bg_hc_feature4Properly preparing a home for cold weather can save energy, help lower winter energy bills, and keep homeowners warm when temperatures drop. A well maintained and efficient home reduces heating bills, which could be a less than obvious selling point and a difference maker for potential home buyers. Home warranty company, American Home Shield, offers these simple and inexpensive tips to prepare homes for the approaching cold weather.

Maintain furnace.
The best way to maintain a furnace’s efficiency is to change the furnace filter every 90 days. Have an HVAC specialist check the furnace, give it a tune up, and make sure it is in top working order. Also check the fireplace damper, and replace older or loose fireplace dampers.

Seal ductwork and wrap pipes.
Ductwork sealing can help a system run more efficiently. Check all the ducts in the heating system, and cover any leaks in the system with metal-backed tape. Find any exposed pipes and wrap them in insulation to keep them from freezing.

Caulk windows.
Windows are often the biggest problem in houses, especially old-fashioned glass-pane windows. Installing energy-efficient storm windows and storm doors can greatly reduce heat loss. Check window frames for cracks and fill them with caulk that contains silicon. Putty-like “rope caulk” can help seal large cracks.

Weatherstrip exterior doors.
Inspect all exterior doors for air leaks and apply weather strip and caulk as needed. A one-eighth-inch gap around a door is equivalent to a 6-inch-square hole in the side of a house. Check doors by holding a piece of paper between the door and the frame and shut the door. If you can pull the paper out without tearing it, you should weather strip around the door.

Check the perimeter and foundation.
Have a contractor inspect the outside of the house for cracks and seal them with waterproof caulk for window seals and mortar for cracks in brick or concrete facades.

Insulate walls and attic.
Insulation experts can determine if there is adequate coverage throughout a home, including the attic. In most cases, 12 inches of insulation is recommended. Measure the attic insulation. If there is less than 7 inches of insulation or if it is less than R-38, consider upgrading insulation with spray-foam or batt insulation. Additional insulation can be blown into walls, and there are options for insulating flat roofs, crawl spaces and floors.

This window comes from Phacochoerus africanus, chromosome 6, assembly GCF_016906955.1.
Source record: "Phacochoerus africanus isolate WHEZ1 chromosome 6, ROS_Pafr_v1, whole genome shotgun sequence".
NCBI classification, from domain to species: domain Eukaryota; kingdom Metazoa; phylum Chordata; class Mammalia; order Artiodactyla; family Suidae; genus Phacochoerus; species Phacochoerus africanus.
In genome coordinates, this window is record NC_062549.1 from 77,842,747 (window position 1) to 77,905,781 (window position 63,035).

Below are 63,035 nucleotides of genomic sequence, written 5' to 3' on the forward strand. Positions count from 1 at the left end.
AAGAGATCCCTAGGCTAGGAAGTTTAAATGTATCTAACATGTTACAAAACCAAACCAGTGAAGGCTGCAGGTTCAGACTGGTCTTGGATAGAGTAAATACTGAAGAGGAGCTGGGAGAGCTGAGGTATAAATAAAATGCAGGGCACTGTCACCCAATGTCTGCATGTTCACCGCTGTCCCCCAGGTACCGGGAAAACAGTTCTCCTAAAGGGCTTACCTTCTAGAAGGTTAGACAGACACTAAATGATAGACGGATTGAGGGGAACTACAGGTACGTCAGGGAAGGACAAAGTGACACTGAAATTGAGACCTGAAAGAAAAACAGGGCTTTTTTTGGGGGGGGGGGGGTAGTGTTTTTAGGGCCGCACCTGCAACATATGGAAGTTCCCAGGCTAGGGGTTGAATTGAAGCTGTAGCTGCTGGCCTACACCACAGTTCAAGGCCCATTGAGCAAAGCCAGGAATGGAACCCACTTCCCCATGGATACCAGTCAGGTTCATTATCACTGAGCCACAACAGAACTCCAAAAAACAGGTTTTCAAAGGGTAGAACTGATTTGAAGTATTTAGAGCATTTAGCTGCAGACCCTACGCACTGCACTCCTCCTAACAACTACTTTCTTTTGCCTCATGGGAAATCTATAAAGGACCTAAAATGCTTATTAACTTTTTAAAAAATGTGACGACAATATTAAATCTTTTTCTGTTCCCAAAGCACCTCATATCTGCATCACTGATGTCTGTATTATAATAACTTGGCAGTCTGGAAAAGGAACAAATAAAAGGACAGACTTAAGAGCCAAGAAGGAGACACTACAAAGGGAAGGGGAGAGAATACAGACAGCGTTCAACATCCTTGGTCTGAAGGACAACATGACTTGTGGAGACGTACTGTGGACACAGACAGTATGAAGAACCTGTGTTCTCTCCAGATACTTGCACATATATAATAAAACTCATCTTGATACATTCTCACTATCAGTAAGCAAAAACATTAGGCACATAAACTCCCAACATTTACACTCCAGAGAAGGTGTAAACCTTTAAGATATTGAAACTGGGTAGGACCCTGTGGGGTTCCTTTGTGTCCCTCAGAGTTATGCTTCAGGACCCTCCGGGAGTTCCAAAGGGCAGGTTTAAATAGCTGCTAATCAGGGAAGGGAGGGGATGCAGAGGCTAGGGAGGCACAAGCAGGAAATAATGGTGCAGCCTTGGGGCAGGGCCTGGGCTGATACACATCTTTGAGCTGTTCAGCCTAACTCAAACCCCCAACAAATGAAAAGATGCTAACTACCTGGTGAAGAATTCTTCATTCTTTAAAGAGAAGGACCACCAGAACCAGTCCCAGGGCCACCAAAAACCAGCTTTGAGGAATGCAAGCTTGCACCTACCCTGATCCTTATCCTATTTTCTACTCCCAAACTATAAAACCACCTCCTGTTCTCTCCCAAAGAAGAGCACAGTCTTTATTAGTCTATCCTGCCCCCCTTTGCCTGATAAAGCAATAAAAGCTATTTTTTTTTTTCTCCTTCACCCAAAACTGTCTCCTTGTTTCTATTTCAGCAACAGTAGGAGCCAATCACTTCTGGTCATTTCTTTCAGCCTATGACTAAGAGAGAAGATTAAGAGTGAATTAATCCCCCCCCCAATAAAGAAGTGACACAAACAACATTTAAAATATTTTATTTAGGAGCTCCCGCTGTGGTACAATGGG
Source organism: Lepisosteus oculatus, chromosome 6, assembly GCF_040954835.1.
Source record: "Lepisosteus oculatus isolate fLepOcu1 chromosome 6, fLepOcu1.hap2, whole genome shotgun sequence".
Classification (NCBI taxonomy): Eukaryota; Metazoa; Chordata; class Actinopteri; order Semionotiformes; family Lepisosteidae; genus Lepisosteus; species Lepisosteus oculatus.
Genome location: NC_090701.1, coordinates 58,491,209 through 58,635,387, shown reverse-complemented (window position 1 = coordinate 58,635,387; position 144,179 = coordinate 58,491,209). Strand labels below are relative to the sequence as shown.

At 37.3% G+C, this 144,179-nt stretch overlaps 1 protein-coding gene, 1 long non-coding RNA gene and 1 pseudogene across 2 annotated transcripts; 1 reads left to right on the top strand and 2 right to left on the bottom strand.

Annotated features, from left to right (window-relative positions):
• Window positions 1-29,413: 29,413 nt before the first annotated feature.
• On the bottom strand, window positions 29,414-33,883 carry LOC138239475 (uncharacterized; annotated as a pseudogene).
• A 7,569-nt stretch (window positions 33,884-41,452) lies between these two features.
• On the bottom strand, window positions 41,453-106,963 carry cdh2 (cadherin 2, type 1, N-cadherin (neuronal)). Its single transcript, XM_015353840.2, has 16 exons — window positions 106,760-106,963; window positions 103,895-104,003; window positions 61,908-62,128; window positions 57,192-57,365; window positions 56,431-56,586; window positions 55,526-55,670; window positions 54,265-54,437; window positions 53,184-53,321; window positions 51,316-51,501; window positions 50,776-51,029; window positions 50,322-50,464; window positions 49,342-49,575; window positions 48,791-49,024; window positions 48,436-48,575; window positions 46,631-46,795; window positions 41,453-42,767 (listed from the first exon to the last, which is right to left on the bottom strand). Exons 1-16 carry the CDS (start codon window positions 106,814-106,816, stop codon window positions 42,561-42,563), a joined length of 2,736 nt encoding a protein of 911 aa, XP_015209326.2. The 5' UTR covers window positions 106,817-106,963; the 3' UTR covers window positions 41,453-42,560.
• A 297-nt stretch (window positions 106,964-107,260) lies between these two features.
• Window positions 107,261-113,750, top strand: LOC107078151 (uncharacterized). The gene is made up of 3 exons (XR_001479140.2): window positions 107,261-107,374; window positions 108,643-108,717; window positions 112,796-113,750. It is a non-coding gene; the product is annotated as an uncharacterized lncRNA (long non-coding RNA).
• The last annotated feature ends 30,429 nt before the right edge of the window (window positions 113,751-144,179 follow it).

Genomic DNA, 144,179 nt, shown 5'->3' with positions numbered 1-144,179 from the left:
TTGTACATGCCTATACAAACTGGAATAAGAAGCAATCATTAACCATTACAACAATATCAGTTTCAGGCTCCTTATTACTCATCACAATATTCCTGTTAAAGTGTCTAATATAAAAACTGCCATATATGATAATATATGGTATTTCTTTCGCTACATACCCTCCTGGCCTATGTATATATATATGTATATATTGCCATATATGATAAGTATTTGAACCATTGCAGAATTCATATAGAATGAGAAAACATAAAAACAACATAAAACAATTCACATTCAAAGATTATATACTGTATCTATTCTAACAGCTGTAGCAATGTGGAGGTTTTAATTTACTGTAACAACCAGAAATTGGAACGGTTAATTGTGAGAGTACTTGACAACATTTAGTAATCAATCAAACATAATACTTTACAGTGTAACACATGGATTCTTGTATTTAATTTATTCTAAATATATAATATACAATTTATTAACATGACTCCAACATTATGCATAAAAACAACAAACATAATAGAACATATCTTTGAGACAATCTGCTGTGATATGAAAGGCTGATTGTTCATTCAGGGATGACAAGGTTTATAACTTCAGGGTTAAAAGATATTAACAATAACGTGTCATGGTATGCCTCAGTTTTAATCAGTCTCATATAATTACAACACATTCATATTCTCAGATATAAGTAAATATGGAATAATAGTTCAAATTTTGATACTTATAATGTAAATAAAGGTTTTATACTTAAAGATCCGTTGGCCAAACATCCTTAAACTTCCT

Clean gutters.
Make sure gutters are cleared of debris. If they are not properly cleared, winter precipitation can freeze, causing damage to roofs and other areas of the home.


How ‘Normal’ Is the Housing Market?

images1It’s a question we’d all like to know the answer to: when will we get back to ‘normal’? According to Housingwire and the National Association of Home Builders, the housing market is getting closer to being exactly that. Housingwire reports:

The housing market is poised for a “gradual but steady” recovery in 2013, with housing starts, permits, prices, home sales, and builder confidence all on the rise, the National Association of Home Builders reports. But how close to “normal” is the housing market?

Remodeling has returned to normal levels, says David Crowe, the NAHB’s chief economist, using the 2000-2002 period as a benchmark for normal levels. Mutlifamily production is 69 percent of normal.

“It’s the single-family market that has the farthest to go, standing at only 40 percent of what is considered a typical market,” Crowe says.

The housing market is expected to make big strides to getting closer to more normal levels, due mostly to a rise in home prices and household formation that is adding to demand, the NAHB reports.

Single-family housing starts are forecasted to reach 534,000 units this year, up 23 percent this year from 2011. For 2013, single-family housing starts is expected to jump 21 percent in 2013 and another 29 percent gain in 2014 to 837,000 units.

Multifamily production is forecast to jump 31 percent this year to 233,000, and gain another 16 percent in 2013 to 270,000.

New single-family home sales are forecast to post a 20 percent jump this year to 367,000 and to rise another 22 percent in 2013, and reach 607,000 by 2014.

Winter Birding Guide